LONDON (Reuters) - Britain’s markets watchdog said banks have agreed to continue supporting Libor until an alternative interest rate benchmark is phased in after 2021.
Banks were fined billions of dollars for trying to rig Libor, used as a reference price to $350 trillion (263.1 trillion pounds)in home loans to credit cards, prompting central banks to look for alternatives.
The Financial Conduct Authority (FCA) said on Friday it had reached an agreement whereby all 20 banks on “panels” that submit quotes for Libor, or the London Interbank Offered Rate, would support the benchmark until the end of 2021.
The watchdog does not have powers to force banks to continue submitting for such an extended period and needed their backing to avoid potential disruption in markets if many banks began pulling out of panels.
FCA Chief Executive Andrew Bailey said in July that despite safeguards to make rigging harder, the underlying market for borrowing between banks is too thin.
He said alternative benchmarks were needed, effectively sounding the deathknell for Libor.
Market participants have already accepted that the Bank of England’s “Sonia” overnight rate will be the main alternative to sterling Libor because it is based on actual transactions.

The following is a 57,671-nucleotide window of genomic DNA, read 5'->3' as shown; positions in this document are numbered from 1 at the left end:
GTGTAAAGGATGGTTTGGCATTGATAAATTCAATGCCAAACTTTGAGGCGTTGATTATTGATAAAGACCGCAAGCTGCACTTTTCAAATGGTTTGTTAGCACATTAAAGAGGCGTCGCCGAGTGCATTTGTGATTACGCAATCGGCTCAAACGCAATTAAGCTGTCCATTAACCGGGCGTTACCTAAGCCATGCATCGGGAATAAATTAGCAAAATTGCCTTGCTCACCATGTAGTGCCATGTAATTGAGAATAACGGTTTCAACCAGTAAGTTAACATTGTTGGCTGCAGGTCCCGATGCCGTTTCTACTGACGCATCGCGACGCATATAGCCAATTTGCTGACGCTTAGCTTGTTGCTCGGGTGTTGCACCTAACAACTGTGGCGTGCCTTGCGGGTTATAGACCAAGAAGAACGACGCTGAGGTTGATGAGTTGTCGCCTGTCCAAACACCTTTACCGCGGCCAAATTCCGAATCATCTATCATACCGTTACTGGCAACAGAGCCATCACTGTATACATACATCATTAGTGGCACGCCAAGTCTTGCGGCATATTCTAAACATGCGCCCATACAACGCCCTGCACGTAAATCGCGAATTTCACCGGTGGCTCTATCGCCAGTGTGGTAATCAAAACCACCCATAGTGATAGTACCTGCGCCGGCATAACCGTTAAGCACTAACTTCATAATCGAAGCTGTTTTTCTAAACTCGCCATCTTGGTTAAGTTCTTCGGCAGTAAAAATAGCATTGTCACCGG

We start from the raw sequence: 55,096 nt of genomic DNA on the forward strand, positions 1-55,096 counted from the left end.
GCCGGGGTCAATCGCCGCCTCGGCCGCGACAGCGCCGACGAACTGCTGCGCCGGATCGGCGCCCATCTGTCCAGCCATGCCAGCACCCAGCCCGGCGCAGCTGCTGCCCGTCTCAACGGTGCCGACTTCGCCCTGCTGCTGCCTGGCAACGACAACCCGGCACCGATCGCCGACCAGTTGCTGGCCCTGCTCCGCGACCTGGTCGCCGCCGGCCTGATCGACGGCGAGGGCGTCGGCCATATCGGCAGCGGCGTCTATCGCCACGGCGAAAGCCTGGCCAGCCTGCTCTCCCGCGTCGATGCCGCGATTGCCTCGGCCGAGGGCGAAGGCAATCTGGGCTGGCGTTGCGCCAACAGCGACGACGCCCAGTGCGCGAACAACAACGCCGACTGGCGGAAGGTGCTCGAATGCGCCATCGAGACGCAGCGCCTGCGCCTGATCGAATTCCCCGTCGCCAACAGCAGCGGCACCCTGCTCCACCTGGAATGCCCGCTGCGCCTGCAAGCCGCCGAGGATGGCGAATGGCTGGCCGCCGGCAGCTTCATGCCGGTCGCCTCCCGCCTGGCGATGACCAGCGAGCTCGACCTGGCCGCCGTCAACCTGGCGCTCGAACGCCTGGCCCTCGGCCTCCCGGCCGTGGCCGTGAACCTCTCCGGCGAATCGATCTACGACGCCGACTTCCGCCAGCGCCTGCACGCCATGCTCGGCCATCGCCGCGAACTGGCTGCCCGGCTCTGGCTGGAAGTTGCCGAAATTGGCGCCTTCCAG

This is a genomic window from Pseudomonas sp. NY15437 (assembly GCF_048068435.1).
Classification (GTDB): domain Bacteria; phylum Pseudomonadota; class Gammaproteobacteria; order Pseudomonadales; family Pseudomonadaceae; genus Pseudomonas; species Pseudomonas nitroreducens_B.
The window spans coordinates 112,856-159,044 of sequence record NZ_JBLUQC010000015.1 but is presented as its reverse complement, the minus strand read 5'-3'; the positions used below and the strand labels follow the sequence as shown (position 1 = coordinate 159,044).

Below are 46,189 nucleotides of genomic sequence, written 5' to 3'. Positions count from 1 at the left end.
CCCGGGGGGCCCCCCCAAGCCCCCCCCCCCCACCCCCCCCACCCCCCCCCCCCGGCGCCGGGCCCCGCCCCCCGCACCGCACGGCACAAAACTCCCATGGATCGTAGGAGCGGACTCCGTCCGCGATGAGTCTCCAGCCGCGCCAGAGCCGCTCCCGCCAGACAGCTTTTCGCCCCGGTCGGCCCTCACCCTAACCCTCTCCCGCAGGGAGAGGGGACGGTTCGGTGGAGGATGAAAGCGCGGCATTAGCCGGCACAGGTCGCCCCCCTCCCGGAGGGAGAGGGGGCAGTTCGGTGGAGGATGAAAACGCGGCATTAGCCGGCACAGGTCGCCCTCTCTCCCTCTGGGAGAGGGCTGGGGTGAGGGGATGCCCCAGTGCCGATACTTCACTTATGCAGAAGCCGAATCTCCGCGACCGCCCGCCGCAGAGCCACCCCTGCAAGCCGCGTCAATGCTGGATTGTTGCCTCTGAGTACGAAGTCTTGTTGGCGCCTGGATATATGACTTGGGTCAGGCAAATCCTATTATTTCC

“The FCA welcomes the support and agreement of all banks to remain as submitters until 2021,” the watchdog said in a statement.
SocGen has pulled out of the U.S. dollar Libor panel, while Credit Agricole will cease submitting quotes to the Japanese yen panel, it said.
The FCA does not expect any further changes to panels.
“Based on this support until the end of 2021, the FCA expects focus to turn towards developing alternative rates and working towards a transition that can be executed smoothly,” the watchdog said.
Market participants have said the transition presents a big challenge and risks creating turmoil as existing contracts that reference Libor can run for decades, well beyond 2021.
Central banks in Switzerland and the United States are also taking steps to replace Libor with alternative rates in their currency denomination. The European Central Bank has also looking at similar action.
Reporting by Huw Jones; Editing by Edmund Blair